These groups have used the internet and the production of documentaries to push their agenda forward. As many have now realized, the internet has been a breeding ground for misinformation where it can spread quickly. With very few people knowing farmers and ranchers in real life, it’s a rarity to get information straight from the source. This is why we are tirelessly working to set the record straight and correct the misinformation that is spreading like wildfire.
The truth is that sustainability isn’t a new concept in agriculture. Sustainability is woven into our food system and is continually improving. It is part of the day-to-day operation and management of farms and ranches.
Here are some of the common misconceptions and the real truths:
False Claim: Farming is Inherently Bad for the Environment
Facts: The fact is, all human activity has an impact on the climate, and all societies are contributing to global emissions. Agriculture is providing a necessary end-product for people: food. What makes agriculture an especially unique industry is that proper practices mitigate climate impact and also improve it with carbon sequestration. The report from the United Nations FAO, “Livestock’s Long Shadow,” which is frequently referred to as the definitive source for agriculture impact has been debunked and the FAO was forced to retract it. Unfortunately, groups who have an agenda to push have ignored this significant fact and continue to use it. Agriculture only provides a small percentage and animal agriculture specifically is less 4%.
As previously mentioned, other ways farming can give Mother Nature a helping hand include restoring wildlife habitats, improving soil health and reducing erosion.
For more information about carbon sequestration check out this article on the American Farm Bureau Federation website HERE
False Claim: Livestock and Meat Do More Harm than Good
Facts: The environmental impact of raising livestock is greatly misrepresented by those with an ulterior agenda, therefore, it is misunderstood by the public. In the U.S., only 4.2% of all green house gases GHGs are related to livestock production. Practices like strategic grazing and manure management go hand in hand with other environmentally-friendly farm and ranch practices.
To view the report by Dr. Frank Mitloehner, Professor & Air Quality Specialist, Department of Animal Science, University of California Davis click HERE
Large livestock operations are required to have a comprehensive nutrient management plan or CNMP, for handling, storing and applying their manure. The required guidelines are overseen by NRCS and is the responsibility of the farmer to update and maintain.
Besides providing nutrient-dense and delicious food products, animals also provide materials for countless byproducts for many other industries. Researchers are always working on new ways to get even more out of byproducts from the production process, even using emissions like ammonia and methane.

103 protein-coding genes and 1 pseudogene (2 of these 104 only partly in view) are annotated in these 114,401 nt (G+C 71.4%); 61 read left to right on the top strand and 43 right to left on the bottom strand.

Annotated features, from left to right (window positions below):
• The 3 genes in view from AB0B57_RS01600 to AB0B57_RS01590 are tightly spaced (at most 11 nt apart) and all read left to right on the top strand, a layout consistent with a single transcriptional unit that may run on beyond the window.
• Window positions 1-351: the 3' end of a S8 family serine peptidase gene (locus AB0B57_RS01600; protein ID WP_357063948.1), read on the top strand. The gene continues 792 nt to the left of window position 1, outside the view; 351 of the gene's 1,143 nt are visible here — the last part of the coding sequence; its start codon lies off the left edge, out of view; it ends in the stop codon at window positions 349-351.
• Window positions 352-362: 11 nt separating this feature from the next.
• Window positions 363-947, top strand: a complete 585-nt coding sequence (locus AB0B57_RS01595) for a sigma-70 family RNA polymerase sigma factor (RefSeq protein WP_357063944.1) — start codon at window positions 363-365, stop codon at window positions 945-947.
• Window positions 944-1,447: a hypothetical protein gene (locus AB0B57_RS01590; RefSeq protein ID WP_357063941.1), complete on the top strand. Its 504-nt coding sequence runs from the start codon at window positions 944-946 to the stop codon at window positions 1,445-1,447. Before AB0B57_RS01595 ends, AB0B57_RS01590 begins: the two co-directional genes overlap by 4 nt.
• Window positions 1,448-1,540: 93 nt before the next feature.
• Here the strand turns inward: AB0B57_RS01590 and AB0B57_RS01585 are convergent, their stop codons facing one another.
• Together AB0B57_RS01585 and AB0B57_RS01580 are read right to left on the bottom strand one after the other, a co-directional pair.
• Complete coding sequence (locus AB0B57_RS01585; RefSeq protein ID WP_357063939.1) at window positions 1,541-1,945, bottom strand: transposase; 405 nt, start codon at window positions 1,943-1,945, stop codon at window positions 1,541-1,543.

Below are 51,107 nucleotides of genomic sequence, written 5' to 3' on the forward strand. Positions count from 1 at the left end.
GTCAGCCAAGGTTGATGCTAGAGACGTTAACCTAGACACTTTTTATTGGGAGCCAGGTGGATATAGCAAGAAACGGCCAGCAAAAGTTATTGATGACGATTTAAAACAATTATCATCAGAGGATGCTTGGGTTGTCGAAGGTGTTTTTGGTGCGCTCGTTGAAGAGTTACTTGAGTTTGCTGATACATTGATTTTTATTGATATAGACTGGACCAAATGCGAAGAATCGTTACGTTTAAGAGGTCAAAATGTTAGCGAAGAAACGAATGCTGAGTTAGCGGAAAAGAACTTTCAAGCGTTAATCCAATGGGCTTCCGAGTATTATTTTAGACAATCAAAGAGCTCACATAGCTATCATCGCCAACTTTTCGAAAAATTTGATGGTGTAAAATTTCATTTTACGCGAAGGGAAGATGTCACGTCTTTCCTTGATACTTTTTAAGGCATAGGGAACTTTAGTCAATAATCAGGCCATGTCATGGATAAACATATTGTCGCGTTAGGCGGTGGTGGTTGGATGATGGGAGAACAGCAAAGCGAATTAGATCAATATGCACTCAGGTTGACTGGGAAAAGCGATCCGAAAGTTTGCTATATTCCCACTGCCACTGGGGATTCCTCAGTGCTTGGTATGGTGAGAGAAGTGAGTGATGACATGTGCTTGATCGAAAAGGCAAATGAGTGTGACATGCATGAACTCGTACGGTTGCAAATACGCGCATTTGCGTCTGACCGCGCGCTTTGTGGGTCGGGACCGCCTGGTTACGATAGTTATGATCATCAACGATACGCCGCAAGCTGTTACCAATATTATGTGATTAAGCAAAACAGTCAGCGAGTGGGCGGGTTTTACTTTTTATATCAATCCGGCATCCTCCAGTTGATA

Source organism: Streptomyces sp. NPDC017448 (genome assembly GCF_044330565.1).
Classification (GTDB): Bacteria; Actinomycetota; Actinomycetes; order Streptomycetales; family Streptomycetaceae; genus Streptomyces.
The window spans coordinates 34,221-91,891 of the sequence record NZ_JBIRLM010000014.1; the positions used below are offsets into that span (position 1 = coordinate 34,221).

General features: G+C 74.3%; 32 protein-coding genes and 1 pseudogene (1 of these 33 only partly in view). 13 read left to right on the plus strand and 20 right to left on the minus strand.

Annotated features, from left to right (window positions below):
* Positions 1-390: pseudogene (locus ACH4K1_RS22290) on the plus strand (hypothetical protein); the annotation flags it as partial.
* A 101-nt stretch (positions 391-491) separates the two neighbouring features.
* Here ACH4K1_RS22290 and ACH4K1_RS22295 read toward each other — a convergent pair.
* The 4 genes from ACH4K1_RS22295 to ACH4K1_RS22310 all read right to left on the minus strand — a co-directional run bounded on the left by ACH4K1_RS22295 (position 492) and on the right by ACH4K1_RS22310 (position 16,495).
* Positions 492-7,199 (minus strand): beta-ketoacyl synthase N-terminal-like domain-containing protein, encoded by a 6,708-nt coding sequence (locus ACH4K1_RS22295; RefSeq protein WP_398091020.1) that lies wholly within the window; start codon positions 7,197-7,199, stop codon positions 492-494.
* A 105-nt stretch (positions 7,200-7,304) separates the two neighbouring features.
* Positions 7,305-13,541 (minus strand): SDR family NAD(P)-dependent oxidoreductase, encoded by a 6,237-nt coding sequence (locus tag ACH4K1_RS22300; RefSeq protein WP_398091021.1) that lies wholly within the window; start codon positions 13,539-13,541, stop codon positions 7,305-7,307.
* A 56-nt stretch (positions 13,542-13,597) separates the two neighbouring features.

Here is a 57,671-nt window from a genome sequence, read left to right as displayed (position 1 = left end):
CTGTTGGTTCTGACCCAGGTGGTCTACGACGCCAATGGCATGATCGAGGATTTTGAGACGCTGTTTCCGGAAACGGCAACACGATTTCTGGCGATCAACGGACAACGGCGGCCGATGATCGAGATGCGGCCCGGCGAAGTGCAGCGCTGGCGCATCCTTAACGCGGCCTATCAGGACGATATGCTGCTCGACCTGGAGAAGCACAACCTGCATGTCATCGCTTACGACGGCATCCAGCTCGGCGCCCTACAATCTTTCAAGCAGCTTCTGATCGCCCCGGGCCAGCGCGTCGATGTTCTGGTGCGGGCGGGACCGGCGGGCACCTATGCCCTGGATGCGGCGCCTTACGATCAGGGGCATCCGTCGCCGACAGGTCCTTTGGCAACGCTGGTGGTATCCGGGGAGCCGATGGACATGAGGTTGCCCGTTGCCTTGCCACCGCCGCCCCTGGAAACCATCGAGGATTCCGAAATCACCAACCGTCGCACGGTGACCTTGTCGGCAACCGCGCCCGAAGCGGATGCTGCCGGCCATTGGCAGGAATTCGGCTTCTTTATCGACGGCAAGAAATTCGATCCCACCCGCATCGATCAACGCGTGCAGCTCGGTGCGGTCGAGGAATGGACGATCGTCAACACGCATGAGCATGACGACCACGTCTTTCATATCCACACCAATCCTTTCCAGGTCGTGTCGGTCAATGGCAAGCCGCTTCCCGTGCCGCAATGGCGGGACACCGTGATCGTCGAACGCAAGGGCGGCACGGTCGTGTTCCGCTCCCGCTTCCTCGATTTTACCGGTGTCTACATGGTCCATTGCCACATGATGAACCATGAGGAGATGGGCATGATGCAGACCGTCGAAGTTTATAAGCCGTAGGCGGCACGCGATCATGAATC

To learn more about animal by-products click HERE
False Claim: Pesticides, Herbicides, and Antibiotics are Regularly Abused
Facts: There are numerous guidelines and practices that farmers follow when applying any sort of pesticides or herbicides to their land. More efficient use of these products also saves money and makes the cost of production much more economical.
False Claim: Antibiotics are Over Used in Agriculture
Facts: Antibiotics are expensive to purchase and administer. They are highly regulated so they are only used as directed to help prevent antibiotic resistance and wastage. All farmers and ranchers must also follow good stewardship practices regarding how medical products are stored and disposed of to keep people, animals and the environment safe.
Where to Find Factual Information
While there is an abundance of myths and misinformation regarding food production and the environment, there are also many good, factual sources available as long as you know where to look.
In addition to following our organization, others such as the Animal Agriculture Alliance, The Cavalry Group, National Animal Interest Alliance, Diary Carrie, and universities with agriculture programs have accurate and factual information available. Sources and citations should always be fact-checked to ensure they are coming from individuals, academia, and organizations actually involved with agriculture, and not from groups who have an agenda to end agriculture and animals in human care in the United States.
Looking to the Future
Thanks to dedication, scientific information, and advancing technology, farmers and ranchers are more capable than ever of doing things right to ensure there is not only a future in food production, but one better than we had before. Protect The Harvest commends and supports America’s agriculture industry leaders and workers and the true passion they have to be sustainable stewards of the land.